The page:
MN: You have any idea where your mother hid that money when she was, she knew that they might rob the restaurant?

GH: Well, I think that she put it in the, we had a little cabinet in the bedroom and there were things just jam packed in there, so she probably (put it) in there. I'm not sure, but I think it may have gone in there.

MN: Now, your mother, what did, what was her responsibility at the restaurant?

GH: My mother did the cooking with Shinsan, and she did some of the things that she liked to do that would be different from the Chinese cooking, such as the shrimp. Mother used to cut it in a certain way and take that flat knife and slam it so the shrimp would be winged out. And then she'd put it through the batter so the fried shrimp were huge, and she would have the plate just full. So she would do that sort of cooking and decorating the dish, and Shinsan did all the main cooking.

MN: So what about your father? What did he do?

GH: He was a waiter. He would go get the order, and if it's the white people, "Chop suey, Chicago style." [Laughs] And if it's Japanese, then they know the noodles had to be cooked fried. And when he said Chicago style, that was when they had those noodles that were, not fried in the pan but deep fried, like they sell 'em in the cans here now. And then they put the chop suey on top. So yeah, he was the waiter and he did all the buying, so he had to go into Chinatown once a week to do all the buying of the Chinese food.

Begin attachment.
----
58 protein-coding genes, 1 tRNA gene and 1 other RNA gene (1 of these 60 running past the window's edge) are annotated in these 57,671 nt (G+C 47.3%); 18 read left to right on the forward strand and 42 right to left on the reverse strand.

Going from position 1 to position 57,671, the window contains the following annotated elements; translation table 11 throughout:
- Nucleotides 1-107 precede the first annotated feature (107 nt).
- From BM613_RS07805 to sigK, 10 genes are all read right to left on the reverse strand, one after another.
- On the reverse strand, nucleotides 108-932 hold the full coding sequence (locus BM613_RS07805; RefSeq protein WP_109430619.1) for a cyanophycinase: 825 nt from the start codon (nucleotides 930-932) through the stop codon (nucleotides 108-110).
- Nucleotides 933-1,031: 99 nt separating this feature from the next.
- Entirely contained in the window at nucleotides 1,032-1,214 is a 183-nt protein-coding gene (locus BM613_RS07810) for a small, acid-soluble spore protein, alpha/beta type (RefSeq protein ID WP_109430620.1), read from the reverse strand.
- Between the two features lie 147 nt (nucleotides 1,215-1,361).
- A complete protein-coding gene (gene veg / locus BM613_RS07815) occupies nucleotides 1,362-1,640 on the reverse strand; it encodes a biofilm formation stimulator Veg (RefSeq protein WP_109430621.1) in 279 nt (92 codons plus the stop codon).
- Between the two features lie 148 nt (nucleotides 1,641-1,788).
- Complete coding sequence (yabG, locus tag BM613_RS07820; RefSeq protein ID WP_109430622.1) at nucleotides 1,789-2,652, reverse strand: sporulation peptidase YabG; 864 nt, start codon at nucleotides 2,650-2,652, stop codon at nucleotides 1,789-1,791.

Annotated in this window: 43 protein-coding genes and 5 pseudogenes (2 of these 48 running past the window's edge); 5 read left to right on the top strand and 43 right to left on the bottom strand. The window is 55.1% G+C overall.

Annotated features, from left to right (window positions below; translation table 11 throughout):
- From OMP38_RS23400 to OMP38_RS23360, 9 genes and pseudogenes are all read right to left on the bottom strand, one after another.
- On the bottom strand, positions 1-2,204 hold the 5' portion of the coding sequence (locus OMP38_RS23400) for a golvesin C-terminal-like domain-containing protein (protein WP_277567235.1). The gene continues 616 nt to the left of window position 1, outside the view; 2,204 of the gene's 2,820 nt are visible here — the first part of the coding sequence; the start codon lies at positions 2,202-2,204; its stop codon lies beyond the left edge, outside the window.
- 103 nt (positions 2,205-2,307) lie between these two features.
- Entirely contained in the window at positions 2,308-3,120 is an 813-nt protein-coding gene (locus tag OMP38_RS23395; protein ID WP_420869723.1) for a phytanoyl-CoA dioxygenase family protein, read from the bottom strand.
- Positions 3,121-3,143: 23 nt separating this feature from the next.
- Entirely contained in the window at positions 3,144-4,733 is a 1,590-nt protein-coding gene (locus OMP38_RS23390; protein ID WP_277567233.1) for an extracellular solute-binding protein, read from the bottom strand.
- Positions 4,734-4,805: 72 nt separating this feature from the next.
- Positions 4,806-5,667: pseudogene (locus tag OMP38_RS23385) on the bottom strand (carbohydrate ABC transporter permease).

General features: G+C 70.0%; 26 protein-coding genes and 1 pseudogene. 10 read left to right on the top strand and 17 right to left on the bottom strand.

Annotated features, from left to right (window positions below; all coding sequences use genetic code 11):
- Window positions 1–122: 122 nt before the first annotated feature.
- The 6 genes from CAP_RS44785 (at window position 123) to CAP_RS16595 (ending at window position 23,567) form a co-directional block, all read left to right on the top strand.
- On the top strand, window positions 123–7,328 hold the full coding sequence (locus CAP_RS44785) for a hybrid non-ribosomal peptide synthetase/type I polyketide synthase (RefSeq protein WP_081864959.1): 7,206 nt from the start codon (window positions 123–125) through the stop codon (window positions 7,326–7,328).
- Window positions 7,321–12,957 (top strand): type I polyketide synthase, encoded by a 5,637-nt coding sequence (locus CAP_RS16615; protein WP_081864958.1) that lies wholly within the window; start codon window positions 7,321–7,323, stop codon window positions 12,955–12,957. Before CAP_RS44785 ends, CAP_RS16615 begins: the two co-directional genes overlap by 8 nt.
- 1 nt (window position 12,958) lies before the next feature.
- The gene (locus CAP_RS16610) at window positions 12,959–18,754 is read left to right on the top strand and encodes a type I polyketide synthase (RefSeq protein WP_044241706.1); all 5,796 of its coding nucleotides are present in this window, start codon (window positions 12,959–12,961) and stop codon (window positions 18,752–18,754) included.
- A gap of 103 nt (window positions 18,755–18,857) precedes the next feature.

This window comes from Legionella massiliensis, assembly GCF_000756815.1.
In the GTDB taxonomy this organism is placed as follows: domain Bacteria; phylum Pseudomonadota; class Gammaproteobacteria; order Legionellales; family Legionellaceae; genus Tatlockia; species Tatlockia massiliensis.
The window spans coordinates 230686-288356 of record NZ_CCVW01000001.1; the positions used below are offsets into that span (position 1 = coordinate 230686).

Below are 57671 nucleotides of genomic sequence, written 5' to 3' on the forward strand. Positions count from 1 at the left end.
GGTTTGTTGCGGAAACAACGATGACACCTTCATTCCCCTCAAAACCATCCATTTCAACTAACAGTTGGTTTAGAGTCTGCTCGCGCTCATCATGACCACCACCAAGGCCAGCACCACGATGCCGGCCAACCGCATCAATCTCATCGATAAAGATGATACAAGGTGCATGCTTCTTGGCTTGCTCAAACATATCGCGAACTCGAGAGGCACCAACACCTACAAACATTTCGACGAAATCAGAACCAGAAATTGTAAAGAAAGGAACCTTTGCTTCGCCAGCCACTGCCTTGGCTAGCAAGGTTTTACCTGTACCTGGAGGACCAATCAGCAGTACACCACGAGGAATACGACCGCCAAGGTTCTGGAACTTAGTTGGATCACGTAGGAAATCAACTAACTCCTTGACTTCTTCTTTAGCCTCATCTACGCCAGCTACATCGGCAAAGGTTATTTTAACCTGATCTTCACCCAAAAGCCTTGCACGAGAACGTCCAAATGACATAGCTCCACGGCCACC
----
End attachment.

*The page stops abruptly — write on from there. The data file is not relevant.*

MN: How old were you when you started to help out?

GH: I don't know. I have pictures that look like maybe six or seven.

MN: And what did you do when you're so young like that?

GH: I just took out the napkins and the dishes that they'll be using, and the cookies, that sort of thing.

MN: Now, you have all these different nationalities in your restaurant. Were there any, like, cultural eating habits or misunderstandings between different nationalities?

GH: What was funny and they always talked about was when we had several Japanese coming in for noodles and we had one, we had two big tables in one end of the restaurant and then we had the smaller group compartments in the middle, and when we had several Japanese customers come in and order noodles they'll be soup, slurping, and the Americans on the other end of the partition will look over the partition and see what's going on. [Laughs] They thought that was strange. So my mother was always telling us, "Don't slurp. Don't slurp."

MN: Now, how many days a week was your parents' restaurant open?

GH: They were open seven days a week.

MN: What occasions did your parents close the restaurant and take a break?

GH: Only New Year's. They took a few days off and they went around to all their friends to wish them happy New Year and do their usual greetings.

MN: Did your mother get a break, or did she have to make the Oshogatsu no gochiso?

GH: She didn't make too much of those things. I don't have too much remembrance of that because we didn't eat very much of that, unless we went out to all the different homes.

MN: What about mochitsuki on New Year's?

GH: We didn't do that at home either, but we went to where they were doing it sometimes.

<End Segment 6> - Copyright © 2012 Densho. All Rights Reserved.